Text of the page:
After nineteen painful months, Tamil author Perumal Murugan ended his literary exile with the release of a book of two hundred ‘secret poems’. This return – and the Madras High Court judgement that preceded it – are just what advocates of free expression hoped for and are in themselves extremely welcome moves for Murugan himself, as well as for Indian writers in general.
However, it remains to be seen how Murugan’s writing will be affected by the coordinated attack on his freedom to live and write in the Kongunadu district of Tamil Nadu. As far as Murugan’s prose writing is concerned, these two freedoms are one and the same. As N. Kalyan Raman pointed out in his Caravan profile of Murugan, and as many other commentators have pointed out since, Murugan is profoundly a writer of place, a conscious decision he made early on in his literary career:
“In 1988, at the age of 22, he came to Chennai to pursue his MPhil in Tamil studies at Madras University and went on to earn a PhD. Here, he came into contact with a splinter group of the Communist Party of India-Marxist Leninist, called Makkal Kalachara Kazhagam (Ma Ka Ka), then led by writer and veteran journalist Paa Jeyaprakasam. Murugan’s interaction with the writers belonging to this group, along with his study of essential Marxist texts, led him to decide that his fiction would be primarily about the region and community of his origin and the life he knew from direct experience.”
The events of late 2014 and early 2015 that led to his literary silencing were the same as those that caused his exile from Namakkal, where he had lived and taught for fourteen years. Murugan was in the middle of a particularly productive time in his literary career when the well-coordinated attacks began. He had just returned from a Sangam residency, during which he had finished two sequels to Madhurobhagan, based on two different endings. It was at this point that he began to receive abusive calls and threats. Things escalated rapidly. His books were burned in Tirchengode, a strike was called and no matter how much and how reasonably he tried to explain the intentions behind his writing of Madhurobhagan, he was not heard.
At an event organised by the Safdar Hashmi Memorial Trust in early 2015, and in countless articles and interviews, his publisher Kannan Sundaram recounted the frightening details of the attack. Murugan’s extended family, friends and neighbours were all threatened and a ‘peace meeting’ organised by a district administration backed Murugan into a corner, forcing him to sign an unconditional apology. Sundaram wrote in an article on DailyO:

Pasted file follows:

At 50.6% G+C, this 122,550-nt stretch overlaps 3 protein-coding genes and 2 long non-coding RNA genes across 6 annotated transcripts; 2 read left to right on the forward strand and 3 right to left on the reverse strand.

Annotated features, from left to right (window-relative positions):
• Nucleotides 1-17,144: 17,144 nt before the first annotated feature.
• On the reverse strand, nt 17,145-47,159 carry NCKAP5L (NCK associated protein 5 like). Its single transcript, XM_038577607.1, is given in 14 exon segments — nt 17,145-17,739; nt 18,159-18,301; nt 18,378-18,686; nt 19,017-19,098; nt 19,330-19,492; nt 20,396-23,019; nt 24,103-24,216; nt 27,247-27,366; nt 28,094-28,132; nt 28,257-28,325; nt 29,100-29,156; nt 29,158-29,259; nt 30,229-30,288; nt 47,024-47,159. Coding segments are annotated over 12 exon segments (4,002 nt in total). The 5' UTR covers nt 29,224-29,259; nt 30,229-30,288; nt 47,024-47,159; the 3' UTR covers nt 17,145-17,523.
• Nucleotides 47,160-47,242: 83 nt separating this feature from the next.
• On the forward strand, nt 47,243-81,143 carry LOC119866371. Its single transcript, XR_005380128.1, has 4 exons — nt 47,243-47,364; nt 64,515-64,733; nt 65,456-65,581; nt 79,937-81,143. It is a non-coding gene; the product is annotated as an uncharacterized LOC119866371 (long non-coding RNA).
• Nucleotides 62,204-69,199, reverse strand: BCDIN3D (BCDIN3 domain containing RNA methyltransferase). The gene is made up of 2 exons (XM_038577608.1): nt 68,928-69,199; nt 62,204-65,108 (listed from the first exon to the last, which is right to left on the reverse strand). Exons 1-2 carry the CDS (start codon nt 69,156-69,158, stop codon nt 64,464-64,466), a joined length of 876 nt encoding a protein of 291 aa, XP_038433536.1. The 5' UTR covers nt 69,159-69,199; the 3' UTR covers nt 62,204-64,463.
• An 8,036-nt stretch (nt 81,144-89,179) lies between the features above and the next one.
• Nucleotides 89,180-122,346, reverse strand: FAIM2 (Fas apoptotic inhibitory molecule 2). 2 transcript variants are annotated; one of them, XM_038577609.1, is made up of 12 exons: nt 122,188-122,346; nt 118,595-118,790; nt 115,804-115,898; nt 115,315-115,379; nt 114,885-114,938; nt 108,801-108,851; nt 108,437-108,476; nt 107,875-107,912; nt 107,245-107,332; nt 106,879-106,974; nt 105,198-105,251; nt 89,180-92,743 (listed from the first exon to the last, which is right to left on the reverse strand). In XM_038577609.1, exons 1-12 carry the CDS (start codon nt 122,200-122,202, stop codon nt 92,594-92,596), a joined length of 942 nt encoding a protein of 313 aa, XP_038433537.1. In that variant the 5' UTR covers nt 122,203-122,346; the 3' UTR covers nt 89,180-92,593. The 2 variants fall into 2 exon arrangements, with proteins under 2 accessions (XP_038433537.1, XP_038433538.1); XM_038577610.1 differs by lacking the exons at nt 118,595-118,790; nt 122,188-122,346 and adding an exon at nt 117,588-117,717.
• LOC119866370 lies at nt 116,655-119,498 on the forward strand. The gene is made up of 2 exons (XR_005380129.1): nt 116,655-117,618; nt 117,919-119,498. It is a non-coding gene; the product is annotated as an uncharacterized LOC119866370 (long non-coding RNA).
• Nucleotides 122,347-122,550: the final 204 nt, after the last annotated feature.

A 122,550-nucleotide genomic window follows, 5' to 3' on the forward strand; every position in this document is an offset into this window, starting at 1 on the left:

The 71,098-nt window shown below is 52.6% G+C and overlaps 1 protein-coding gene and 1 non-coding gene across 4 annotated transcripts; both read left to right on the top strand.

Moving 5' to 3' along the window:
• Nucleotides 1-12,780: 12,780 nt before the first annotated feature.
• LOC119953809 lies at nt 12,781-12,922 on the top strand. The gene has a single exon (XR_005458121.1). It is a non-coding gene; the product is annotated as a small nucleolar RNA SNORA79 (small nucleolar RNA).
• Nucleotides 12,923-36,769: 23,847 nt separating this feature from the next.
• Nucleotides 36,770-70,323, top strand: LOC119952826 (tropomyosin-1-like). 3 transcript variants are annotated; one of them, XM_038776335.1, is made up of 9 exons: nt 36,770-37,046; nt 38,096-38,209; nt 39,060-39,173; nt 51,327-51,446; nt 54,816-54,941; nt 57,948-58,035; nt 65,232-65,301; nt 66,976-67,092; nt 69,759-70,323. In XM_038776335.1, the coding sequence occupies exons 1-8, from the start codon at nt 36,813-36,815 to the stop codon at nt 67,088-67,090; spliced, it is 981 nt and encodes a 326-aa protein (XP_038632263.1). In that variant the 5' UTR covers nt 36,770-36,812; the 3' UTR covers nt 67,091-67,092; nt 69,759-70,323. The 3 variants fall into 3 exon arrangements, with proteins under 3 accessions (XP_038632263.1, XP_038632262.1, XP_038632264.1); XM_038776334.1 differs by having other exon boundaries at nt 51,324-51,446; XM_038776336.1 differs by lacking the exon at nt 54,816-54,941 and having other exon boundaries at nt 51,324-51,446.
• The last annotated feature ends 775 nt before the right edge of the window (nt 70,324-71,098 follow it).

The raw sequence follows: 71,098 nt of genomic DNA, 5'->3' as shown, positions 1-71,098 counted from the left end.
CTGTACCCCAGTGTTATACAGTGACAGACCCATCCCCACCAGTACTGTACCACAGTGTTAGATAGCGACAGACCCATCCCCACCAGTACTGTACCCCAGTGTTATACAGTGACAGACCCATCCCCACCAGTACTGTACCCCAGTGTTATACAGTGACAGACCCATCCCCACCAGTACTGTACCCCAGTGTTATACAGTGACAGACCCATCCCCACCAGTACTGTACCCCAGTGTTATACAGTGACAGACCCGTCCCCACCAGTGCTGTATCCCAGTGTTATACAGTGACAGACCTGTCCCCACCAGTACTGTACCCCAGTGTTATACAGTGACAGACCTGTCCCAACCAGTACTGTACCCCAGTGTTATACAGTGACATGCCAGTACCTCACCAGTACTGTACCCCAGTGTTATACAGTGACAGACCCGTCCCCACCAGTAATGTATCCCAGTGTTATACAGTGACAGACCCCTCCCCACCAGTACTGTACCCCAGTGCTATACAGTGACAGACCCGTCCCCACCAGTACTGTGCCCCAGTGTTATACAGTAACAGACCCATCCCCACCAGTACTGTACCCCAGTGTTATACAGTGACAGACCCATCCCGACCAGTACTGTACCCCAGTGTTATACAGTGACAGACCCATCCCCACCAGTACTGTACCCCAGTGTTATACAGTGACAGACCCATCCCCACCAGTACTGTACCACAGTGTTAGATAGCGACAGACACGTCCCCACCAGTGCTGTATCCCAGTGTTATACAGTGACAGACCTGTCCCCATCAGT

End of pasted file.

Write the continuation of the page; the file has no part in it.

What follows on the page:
“There was no way Perumal Murugan could write freely and live at home. He had two choices – either give in or live in exile. He was not prepared to live in exile; he had responsibilities towards his family and students. He felt the need to stay in the community. He is one of the most important writers of his generation of Kongunadu, putting it on the literary map of Tamil Nadu, India and even the world. But his community hasn’t valued him. His decision to stop writing is in fact, a form of revenge against the community that turned against him.”
Despite this resolve, Murugan sought a transfer to Chennai, and he and his wife – who taught at the same college that he did – were granted this transfer. His own community had turned against him, and the state had utterly failed to make him feel safe enough to stay in Namakkal.
The protests against Madhurobhagan must have left Murugan bewildered. The novel, which was published in Tamil in 2010, is a work of historical fiction about a couple, Kali and Ponna, who are happily married, but constantly taunted about their childlessness by those around them. At the chariot festival in the Ardhanareeshwar temple, a custom allows childless women to have sex with men who are not their husbands and any children born of this union are accepted.
In 2013, an English translation by Aniruddhan Vasudevan, titled One Part Woman, was published. Then, suddenly, at the end of 2014, there was a furore against the novel for being ‘blasphemous’ and for insulting women.
Writing in Murugan’s defence, A.R. Venkatachalapathy said:
“Any anthropologist would attest to similar practices existing in many pre-modern societies with no access to assisted conceptions. … It is this section of the novel that has provoked the ire of Hindu fundamentalists and caste purists. Portrayed as a slur on Hindu women, Mr. Murugan is being pilloried for denigrating the whole town. The Sangh Parivar, seeking a toehold in Tamil Nadu, sensed an opportunity. A local Rashtriya Swayamsevak Sangh functionary was in the forefront of the assembly that burnt the book. After the state leadership disowned responsibility, Hindu outfits are now working from behind the scenes. Over the last few weeks, thousands of the supposedly offending pages, ripped out of context, have been reprinted and distributed to devotees. One would have thought revering books rather than burning them was Hindu tradition.”